11 Feb 2020
Posted in Automotive
Surging interest in electric vehicles sees forecasts increased as autonomous hype subsides, says GlobalData
The latest set of automotive component and production forecasts reveal a clear increase in the number of electric vehicles (EVs) expected to be built over the next few years, says GlobalData, a leading data and analytics company. This comes in response to the increased news coverage of EVs, the growing variety of models being sold, and tightening emissions regulations incentivizing the production of electrified models, particularly in Europe.
The automotive industry is in a transformative phase, driven by ‘CASE’ megatrends – connected cars, autonomous vehicles, shared mobility services and electrification. As these trends emerged, automakers were obliged to spread their spending across all four sectors. However, as it becomes clear that autonomous vehicles will take longer to emerge than previously thought, automakers are prioritising electric vehicles because they offer a clearer return on investment.
Mike Vousden, Automotive Analyst at GlobalData, says: “EV technologies are here now and ready to be fitted to new models rolling off production lines, while self-driving cars still feel like science fiction. As the switch to electric powertrains gathers pace, we are adjusting our forecasts to account for this more rapid rollout.”
GlobalData’s previous forecasts expected EVs to account for 4.4% of all light vehicles built within four years, rising to 4.9% one year later. Revised figures from GlobalData’s latest 2020 forecasts now expect EVs to hit 6.7% of production in four years, before jumping to 7.8% one year later.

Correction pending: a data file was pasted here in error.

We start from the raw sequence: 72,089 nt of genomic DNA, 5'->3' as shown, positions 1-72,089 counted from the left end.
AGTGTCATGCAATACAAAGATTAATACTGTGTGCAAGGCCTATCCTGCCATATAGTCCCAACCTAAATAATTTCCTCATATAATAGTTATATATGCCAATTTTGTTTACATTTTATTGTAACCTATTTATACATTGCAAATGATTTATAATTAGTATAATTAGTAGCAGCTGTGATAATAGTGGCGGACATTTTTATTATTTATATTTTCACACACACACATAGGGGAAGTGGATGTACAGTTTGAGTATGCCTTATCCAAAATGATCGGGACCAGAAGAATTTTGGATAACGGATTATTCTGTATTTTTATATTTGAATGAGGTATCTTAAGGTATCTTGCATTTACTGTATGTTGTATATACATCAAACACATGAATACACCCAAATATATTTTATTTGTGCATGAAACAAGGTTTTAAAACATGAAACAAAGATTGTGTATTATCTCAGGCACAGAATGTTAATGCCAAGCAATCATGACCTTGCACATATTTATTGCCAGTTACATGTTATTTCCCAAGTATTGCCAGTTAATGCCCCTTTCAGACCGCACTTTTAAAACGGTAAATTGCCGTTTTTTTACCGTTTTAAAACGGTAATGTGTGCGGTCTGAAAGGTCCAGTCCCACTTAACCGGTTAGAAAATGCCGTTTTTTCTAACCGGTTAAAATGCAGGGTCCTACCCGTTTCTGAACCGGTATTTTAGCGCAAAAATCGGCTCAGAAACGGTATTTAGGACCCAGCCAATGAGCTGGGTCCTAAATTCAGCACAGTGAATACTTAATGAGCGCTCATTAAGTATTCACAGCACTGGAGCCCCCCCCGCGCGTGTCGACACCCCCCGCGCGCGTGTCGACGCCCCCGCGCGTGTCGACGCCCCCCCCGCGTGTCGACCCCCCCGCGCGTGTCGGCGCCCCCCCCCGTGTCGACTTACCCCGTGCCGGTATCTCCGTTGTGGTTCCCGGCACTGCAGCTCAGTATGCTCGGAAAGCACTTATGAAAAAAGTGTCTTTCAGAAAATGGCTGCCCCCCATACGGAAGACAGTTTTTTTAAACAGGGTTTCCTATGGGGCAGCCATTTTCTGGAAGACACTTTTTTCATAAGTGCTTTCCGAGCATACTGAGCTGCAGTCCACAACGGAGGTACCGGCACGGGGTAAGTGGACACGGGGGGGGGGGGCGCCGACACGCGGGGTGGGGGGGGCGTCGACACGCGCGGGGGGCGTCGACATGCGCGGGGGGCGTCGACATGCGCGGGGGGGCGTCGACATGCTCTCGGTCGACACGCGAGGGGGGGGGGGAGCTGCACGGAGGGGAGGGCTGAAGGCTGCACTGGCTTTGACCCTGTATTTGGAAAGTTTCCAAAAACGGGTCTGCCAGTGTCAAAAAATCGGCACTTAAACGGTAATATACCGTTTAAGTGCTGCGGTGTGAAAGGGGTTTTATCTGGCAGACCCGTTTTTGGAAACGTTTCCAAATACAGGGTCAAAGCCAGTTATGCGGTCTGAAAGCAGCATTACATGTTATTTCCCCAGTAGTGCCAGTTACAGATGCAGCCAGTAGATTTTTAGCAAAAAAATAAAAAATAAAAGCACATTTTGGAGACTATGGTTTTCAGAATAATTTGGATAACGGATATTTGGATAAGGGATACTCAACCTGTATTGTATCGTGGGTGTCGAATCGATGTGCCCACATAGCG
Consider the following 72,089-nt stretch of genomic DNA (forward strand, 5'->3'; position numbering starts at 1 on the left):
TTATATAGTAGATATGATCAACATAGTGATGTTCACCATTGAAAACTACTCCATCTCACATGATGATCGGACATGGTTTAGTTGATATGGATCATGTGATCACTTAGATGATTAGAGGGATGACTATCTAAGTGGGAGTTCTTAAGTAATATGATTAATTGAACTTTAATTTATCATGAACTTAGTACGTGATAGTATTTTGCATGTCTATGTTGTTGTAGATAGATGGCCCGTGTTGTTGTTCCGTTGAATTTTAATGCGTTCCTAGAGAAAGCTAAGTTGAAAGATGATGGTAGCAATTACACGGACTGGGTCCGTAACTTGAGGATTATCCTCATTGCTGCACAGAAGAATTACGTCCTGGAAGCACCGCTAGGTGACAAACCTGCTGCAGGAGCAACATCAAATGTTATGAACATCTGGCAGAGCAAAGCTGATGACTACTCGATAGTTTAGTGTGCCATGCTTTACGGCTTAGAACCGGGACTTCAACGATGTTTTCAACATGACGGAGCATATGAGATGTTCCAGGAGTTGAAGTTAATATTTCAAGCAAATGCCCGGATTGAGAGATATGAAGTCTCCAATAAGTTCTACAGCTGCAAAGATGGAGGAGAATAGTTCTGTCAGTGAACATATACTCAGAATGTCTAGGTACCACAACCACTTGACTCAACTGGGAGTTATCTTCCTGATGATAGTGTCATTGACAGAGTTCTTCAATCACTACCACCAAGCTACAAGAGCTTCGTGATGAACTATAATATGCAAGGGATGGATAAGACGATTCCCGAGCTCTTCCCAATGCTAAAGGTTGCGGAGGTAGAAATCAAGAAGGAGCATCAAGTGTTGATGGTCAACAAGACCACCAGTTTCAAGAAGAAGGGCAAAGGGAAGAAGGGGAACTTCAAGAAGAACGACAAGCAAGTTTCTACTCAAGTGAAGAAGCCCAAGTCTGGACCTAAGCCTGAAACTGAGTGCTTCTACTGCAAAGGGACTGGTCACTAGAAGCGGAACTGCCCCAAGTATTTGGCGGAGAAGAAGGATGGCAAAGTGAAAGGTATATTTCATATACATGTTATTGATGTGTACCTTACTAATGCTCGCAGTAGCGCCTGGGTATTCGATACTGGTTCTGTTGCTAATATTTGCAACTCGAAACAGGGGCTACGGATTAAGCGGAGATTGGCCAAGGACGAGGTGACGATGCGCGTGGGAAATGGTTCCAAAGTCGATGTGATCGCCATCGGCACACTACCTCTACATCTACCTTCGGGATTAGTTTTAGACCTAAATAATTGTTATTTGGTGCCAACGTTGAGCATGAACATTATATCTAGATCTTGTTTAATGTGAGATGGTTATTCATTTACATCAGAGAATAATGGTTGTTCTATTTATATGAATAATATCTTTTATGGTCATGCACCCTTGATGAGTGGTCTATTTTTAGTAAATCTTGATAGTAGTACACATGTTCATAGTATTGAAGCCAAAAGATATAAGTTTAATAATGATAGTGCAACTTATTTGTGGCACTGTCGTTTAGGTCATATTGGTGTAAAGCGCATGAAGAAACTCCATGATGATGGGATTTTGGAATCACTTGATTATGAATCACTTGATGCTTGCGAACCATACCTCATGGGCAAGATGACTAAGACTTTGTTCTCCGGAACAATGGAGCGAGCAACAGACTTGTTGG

The gap continues when you look at the ten-year forecast. Previous estimates predicted EVs would account for 9.8% of light vehicle production over that period. That figure now stands at 11.7% in light of increased interest in EVs.
As the market matures, the difference between the two forecasts evens out again with both predicting EVs to account for around 16% of the market in 15 years’ time. This reflects the fact that electromobility is likely to come to developed nations first, with combustion power remaining the dominant force in developing nations for the foreseeable future.
Vousden continued: “We’re not only seeing anecdotal reports of growing interest in EVs, we can directly track the rapid growth in interest by the number of news stories released covering the topic. As EVs gain traction in the market, more and more commentators and businesses are talking about them.”
“GlobalData’s news-tracking service identified a significant increase in the number of news articles related to EVs over the course of 2019. In fact, over a ten-month period from April 2019 to January 2020, we observed a compound monthly growth rate of 11.89% – jumping from 111 monthly articles at the start of 2019 to 305 articles by January 2020.”
“It comes as no surprise that, as industry interest in EVs reaches new heights, more companies are going public with their plans and products for the sector – whether that’s new electrified models, new components for those models, or covering the infrastructure needed to power them. Auto companies – especially those with big bets on autonomous technology – will need to ensure they are spending money in the right places to benefit from the arrival of EVs in the mainstream.”